Love of the Cross
Sixth feature of Ignatian spirituality: Love of the Cross. Over the years of my priesthood, I can tell you, Ive grown and am growing theologically, I trust, everyday. I didnt used to talk this way, but I do now. Notice, it is not merely enduring the Cross. It is not merely suffering the Cross. It is not merely resigning myself to the trials, the sufferings, the pain in my life. No! No! It is loving the Cross. And the reason is obvious. In most peoples vocabulary, cross as a word is a noun. But in Gods vocabulary, it is a verb. The Cross is the will of God crossing our wills. And God is a divine mathematician. How often He will cross our wills, not at 75, or 80, or even 85 degrees, or 89.1 degrees, He will cross our lives and the more He loves us I say this from the depths of my heart the more He loves us, the more He will give us the privilege of crossing our wills at 90 degrees. Embracing the Cross, not because we love pain. In fact, in the theological definition of pain, in case you havent heard, is pain defined as whatever contradicts the human will, but what an important adversative this is when you love the one who is sending you the pain, the one who is behind, beneath, around the suffering in your life, once you believe it is the loving God, then and I believe every syllable of the next sentence your life is changed. There are no more problems in life because then, like the Christ whom we claim to love, we embrace what we call the Cross and thus repay the God whom we claim to love with the most precious possession in our lives, our wills. Let me be as plain as I can: this is how God redeemed the world, by dying on Calvary out of love for us. And sanctity is meaningless unless the virtue that we cultivate is meant as a communicator of grace to others. And most precious communication of grace that God can use us to share with others is the love of His Cross.
The Providence of Sin
I still have a No. 7. Strange closing to this conference the providence of sin. Whatever else St. Ignatius understood, he understood sin. He was a deep sinner until he was converted. He knew that most people, with almost no exception, who would make the Spiritual Exercises would be sinners who, please God, had come to their senses and were converted. Sin is part of Gods mysterious permissive providence. Hear it and please, dont forget. God allowed us to sin, maybe very deeply, maybe over a period of years for this purpose, the more deeply we have sinned, hear it, the more holy God wants us to become. Most of the saints in heaven, the Church teaches, are converted sinners. Remember what Christ asked Peter after Christs Resurrection? Peter had denied the Master three times. He was sorry. Christ asked Him, Simon, do you love Me more than these do? and He pointed to the other apostles. How could Peter know how much the other apostles loved Jesus? He couldnt. But he knew how much he should love the Savior. Having sinned so deeply, he was to love Jesus with extraordinary depth and generosity. Sin in all of our lives has a twofold purpose to keep us humble and to inspire us to grow in sanctity. Having indulged our own wills by sinning, we are to spend the rest of our lives sacrificing our own sweet, oh how saccharine sweet, self-will to the will of God in becoming saints.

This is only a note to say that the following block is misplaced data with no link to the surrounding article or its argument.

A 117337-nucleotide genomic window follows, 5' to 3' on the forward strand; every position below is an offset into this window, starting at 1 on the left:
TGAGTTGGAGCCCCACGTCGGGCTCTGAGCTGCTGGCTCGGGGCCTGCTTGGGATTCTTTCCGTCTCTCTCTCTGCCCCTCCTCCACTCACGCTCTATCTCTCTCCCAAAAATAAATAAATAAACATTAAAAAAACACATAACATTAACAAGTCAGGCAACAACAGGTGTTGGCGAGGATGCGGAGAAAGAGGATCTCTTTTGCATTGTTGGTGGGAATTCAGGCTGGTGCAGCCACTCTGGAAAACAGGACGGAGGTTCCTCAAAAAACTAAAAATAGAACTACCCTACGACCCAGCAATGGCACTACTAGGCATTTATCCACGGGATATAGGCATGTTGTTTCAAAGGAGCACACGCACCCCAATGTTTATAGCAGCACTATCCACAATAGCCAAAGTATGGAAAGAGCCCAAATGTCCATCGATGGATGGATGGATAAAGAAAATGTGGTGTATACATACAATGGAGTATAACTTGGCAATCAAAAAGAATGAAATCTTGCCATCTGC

Lord Jesus, we thank you for giving us the converted sinner Iñigo, who became Ignatius of Loyola, to teach us through his Spiritual Exercises that what Christ most wants from us is that we become saints. But dear Lord, you know how blind we are. You know how weak we are. We beg you, give us the light for the mind to see Your will and strength for our free will to conform our own selfish wills to Your divine will so that through us, dear Jesus, we might bring others to heaven with us because none of us will reach heaven alone. We shall either bring others to heaven with us, or we shall not reach our eternal destiny ourselves. Amen.
Assumption Grotto Church, Detroit
Copyright © 1996 Inter Mirifica
Home | Directory | Eucharist | Divine Training | Testimonials | Visit Chapel | Hardon Archives
Adorers Society | PEA Manual | Essentials of Faith | Dictionary | Thesaurus | Catalog | Newsletters